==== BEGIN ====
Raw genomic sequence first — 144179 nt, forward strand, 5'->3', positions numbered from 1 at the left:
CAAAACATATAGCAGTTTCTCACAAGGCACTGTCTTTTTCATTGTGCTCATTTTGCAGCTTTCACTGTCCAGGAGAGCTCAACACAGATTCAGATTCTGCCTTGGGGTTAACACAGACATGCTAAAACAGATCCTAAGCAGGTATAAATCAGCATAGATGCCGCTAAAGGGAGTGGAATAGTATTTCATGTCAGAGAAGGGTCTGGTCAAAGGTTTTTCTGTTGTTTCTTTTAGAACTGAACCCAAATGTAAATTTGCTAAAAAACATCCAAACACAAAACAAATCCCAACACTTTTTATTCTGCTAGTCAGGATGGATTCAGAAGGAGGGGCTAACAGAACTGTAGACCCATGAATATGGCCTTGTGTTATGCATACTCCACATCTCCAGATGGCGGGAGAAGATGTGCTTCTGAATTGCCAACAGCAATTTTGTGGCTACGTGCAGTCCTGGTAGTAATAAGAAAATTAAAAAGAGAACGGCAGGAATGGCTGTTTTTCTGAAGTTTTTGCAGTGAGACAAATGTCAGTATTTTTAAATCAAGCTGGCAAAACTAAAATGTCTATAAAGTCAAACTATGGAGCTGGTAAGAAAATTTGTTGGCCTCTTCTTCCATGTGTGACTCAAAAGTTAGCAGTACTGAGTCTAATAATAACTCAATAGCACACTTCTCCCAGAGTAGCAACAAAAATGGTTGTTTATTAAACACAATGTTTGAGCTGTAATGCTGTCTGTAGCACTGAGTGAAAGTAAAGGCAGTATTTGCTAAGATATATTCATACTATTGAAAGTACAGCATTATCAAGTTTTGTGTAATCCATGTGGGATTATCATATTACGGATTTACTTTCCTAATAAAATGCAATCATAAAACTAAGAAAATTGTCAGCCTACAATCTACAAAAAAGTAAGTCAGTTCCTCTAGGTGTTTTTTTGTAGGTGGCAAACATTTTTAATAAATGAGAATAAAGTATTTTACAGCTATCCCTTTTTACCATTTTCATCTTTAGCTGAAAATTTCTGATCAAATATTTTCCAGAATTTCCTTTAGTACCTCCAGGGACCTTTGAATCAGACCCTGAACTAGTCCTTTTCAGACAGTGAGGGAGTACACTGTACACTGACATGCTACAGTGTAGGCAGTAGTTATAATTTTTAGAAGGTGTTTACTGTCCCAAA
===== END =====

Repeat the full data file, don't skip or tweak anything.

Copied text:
Raw genomic sequence first — 144179 nt, forward strand, 5'->3', positions numbered from 1 at the left:
CAAAACATATAGCAGTTTCTCACAAGGCACTGTCTTTTTCATTGTGCTCATTTTGCAGCTTTCACTGTCCAGGAGAGCTCAACACAGATTCAGATTCTGCCTTGGGGTTAACACAGACATGCTAAAACAGATCCTAAGCAGGTATAAATCAGCATAGATGCCGCTAAAGGGAGTGGAATAGTATTTCATGTCAGAGAAGGGTCTGGTCAAAGGTTTTTCTGTTGTTTCTTTTAGAACTGAACCCAAATGTAAATTTGCTAAAAAACATCCAAACACAAAACAAATCCCAACACTTTTTATTCTGCTAGTCAGGATGGATTCAGAAGGAGGGGCTAACAGAACTGTAGACCCATGAATATGGCCTTGTGTTATGCATACTCCACATCTCCAGATGGCGGGAGAAGATGTGCTTCTGAATTGCCAACAGCAATTTTGTGGCTACGTGCAGTCCTGGTAGTAATAAGAAAATTAAAAAGAGAACGGCAGGAATGGCTGTTTTTCTGAAGTTTTTGCAGTGAGACAAATGTCAGTATTTTTAAATCAAGCTGGCAAAACTAAAATGTCTATAAAGTCAAACTATGGAGCTGGTAAGAAAATTTGTTGGCCTCTTCTTCCATGTGTGACTCAAAAGTTAGCAGTACTGAGTCTAATAATAACTCAATAGCACACTTCTCCCAGAGTAGCAACAAAAATGGTTGTTTATTAAACACAATGTTTGAGCTGTAATGCTGTCTGTAGCACTGAGTGAAAGTAAAGGCAGTATTTGCTAAGATATATTCATACTATTGAAAGTACAGCATTATCAAGTTTTGTGTAATCCATGTGGGATTATCATATTACGGATTTACTTTCCTAATAAAATGCAATCATAAAACTAAGAAAATTGTCAGCCTACAATCTACAAAAAAGTAAGTCAGTTCCTCTAGGTGTTTTTTTGTAGGTGGCAAACATTTTTAATAAATGAGAATAAAGTATTTTACAGCTATCCCTTTTTACCATTTTCATCTTTAGCTGAAAATTTCTGATCAAATATTTTCCAGAATTTCCTTTAGTACCTCCAGGGACCTTTGAATCAGACCCTGAACTAGTCCTTTTCAGACAGTGAGGGAGTACACTGTACACTGACATGCTACAGTGTAGGCAGTAGTTATAATTTTTAGAAGGTGTTTACTGTCCCAAA